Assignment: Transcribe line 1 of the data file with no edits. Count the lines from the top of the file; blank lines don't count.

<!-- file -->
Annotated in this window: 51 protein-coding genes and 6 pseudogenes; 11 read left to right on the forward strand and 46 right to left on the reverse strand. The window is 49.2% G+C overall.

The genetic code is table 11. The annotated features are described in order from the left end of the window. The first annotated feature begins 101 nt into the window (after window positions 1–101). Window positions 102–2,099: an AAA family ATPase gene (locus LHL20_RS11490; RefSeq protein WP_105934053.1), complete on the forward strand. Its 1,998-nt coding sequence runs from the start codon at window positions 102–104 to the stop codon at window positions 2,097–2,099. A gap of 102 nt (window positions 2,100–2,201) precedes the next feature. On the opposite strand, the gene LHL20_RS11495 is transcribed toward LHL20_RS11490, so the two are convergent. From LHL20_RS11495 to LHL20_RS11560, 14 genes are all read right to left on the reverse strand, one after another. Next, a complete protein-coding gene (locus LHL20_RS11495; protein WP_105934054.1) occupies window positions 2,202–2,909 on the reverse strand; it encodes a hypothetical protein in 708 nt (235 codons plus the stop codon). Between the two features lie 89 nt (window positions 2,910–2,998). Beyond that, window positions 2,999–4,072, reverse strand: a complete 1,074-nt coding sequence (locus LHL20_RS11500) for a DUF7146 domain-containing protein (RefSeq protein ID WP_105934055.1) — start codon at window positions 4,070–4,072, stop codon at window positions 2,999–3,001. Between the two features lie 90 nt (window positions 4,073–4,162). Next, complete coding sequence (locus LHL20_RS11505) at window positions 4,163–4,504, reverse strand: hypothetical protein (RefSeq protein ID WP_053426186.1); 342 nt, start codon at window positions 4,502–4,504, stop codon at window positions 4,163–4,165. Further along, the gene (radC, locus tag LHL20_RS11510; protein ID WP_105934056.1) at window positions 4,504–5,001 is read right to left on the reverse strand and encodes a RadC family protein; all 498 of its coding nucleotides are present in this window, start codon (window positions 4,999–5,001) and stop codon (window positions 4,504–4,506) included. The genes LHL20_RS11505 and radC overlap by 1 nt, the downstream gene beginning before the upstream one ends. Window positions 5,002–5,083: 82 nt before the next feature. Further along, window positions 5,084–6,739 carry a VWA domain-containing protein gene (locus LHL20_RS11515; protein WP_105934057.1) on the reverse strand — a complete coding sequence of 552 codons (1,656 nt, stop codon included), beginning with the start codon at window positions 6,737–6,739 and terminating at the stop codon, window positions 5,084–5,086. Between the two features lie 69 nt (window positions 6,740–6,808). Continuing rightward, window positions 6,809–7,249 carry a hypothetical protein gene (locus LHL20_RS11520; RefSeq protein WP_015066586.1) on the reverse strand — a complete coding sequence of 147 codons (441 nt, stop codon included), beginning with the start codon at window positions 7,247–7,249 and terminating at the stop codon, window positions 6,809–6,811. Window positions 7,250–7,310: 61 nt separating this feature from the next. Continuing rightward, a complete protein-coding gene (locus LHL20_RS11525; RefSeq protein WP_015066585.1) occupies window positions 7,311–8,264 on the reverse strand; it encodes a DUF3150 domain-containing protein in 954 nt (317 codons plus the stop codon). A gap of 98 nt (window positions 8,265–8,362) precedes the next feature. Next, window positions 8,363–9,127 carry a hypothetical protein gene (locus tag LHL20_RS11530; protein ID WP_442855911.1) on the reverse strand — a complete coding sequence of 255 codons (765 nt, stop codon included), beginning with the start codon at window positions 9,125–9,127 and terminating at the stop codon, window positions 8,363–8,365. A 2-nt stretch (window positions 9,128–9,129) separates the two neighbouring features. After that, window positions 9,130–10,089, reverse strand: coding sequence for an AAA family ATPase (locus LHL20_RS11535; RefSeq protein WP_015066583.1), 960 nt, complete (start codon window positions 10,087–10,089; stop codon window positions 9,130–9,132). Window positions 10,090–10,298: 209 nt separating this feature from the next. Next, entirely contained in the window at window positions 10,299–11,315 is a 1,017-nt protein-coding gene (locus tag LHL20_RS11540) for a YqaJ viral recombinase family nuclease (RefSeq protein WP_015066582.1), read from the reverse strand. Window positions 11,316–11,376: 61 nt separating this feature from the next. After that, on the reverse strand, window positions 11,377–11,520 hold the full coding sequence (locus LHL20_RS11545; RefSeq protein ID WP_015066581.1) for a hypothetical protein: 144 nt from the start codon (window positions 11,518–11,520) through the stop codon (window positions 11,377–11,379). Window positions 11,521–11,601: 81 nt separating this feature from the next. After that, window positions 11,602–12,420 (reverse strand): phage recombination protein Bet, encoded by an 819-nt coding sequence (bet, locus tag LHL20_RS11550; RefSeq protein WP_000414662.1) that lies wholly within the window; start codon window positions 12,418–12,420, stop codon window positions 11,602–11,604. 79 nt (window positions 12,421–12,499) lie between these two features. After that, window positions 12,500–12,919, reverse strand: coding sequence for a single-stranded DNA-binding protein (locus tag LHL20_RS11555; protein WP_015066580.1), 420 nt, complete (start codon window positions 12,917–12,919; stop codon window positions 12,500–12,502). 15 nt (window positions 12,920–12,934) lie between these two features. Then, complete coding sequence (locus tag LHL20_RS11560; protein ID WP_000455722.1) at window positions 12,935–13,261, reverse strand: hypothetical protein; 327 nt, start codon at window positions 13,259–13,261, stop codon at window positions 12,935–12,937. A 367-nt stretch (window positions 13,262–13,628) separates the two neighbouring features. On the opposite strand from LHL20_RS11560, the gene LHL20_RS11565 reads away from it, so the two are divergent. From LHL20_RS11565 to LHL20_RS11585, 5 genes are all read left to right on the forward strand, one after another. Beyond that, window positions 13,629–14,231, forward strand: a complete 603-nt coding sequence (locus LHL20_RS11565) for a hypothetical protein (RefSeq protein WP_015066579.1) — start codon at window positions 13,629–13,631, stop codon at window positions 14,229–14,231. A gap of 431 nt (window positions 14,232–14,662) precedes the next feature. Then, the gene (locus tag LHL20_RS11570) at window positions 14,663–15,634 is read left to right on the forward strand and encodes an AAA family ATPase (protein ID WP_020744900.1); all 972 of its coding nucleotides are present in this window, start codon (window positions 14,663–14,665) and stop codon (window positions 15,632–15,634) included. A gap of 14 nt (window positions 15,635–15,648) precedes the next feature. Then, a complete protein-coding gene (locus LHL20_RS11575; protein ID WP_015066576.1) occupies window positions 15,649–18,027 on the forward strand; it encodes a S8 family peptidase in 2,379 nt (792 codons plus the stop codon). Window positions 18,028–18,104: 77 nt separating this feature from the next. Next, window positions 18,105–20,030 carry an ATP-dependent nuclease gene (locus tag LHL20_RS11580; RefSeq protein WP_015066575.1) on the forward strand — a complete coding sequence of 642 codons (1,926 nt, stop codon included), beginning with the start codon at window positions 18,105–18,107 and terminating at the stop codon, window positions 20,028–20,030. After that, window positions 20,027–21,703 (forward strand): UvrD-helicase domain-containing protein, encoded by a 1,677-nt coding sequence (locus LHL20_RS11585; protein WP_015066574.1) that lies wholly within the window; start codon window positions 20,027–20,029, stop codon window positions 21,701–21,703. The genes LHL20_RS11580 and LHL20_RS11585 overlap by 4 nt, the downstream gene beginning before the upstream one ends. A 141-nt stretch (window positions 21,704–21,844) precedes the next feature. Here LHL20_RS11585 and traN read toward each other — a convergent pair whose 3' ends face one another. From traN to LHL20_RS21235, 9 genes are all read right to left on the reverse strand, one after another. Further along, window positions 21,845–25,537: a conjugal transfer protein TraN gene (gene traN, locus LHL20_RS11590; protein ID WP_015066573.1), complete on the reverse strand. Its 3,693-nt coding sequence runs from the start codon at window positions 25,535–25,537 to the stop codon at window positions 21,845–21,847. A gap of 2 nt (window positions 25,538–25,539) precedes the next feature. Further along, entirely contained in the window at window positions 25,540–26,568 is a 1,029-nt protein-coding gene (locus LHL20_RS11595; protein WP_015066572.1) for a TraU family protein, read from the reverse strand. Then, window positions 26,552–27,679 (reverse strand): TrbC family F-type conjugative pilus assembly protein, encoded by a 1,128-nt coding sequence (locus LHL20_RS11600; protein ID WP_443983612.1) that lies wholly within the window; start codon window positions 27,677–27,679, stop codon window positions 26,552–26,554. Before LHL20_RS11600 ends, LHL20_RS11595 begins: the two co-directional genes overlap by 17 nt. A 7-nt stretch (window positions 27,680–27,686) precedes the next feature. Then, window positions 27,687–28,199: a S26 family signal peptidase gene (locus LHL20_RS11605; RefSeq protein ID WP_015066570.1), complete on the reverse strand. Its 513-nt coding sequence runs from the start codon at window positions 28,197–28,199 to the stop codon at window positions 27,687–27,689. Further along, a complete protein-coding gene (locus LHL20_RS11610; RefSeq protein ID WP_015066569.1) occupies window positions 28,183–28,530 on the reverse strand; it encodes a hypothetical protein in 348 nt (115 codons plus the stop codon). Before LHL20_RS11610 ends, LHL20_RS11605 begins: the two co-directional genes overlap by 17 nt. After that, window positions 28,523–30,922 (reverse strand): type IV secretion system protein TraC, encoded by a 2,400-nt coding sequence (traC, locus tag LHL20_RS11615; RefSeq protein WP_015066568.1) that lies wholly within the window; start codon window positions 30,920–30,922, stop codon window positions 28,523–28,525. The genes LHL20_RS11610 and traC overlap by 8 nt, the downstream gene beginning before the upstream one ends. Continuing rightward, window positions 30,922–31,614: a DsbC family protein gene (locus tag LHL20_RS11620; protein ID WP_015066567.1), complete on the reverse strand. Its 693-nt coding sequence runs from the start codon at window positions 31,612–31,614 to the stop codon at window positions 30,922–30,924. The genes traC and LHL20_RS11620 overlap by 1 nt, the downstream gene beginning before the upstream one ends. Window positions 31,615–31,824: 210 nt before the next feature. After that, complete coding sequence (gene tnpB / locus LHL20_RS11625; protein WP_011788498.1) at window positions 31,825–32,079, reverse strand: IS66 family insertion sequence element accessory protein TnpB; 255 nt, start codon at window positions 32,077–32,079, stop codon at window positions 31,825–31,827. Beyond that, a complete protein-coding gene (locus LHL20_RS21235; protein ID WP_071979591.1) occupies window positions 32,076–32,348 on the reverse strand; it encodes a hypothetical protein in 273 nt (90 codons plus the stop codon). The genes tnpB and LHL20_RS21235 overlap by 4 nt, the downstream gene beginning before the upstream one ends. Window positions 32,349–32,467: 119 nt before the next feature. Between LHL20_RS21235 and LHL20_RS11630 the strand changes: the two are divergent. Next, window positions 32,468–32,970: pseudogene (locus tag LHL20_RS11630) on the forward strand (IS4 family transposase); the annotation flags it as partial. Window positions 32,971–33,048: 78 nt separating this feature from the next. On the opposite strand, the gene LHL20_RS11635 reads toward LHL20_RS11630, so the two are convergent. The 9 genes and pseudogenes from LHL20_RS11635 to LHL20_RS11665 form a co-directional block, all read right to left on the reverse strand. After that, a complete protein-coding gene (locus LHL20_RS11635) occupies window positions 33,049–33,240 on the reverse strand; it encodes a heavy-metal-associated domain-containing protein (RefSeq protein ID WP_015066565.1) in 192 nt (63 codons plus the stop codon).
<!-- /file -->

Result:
Annotated in this window: 51 protein-coding genes and 6 pseudogenes; 11 read left to right on the forward strand and 46 right to left on the reverse strand. The window is 49.2% G+C overall.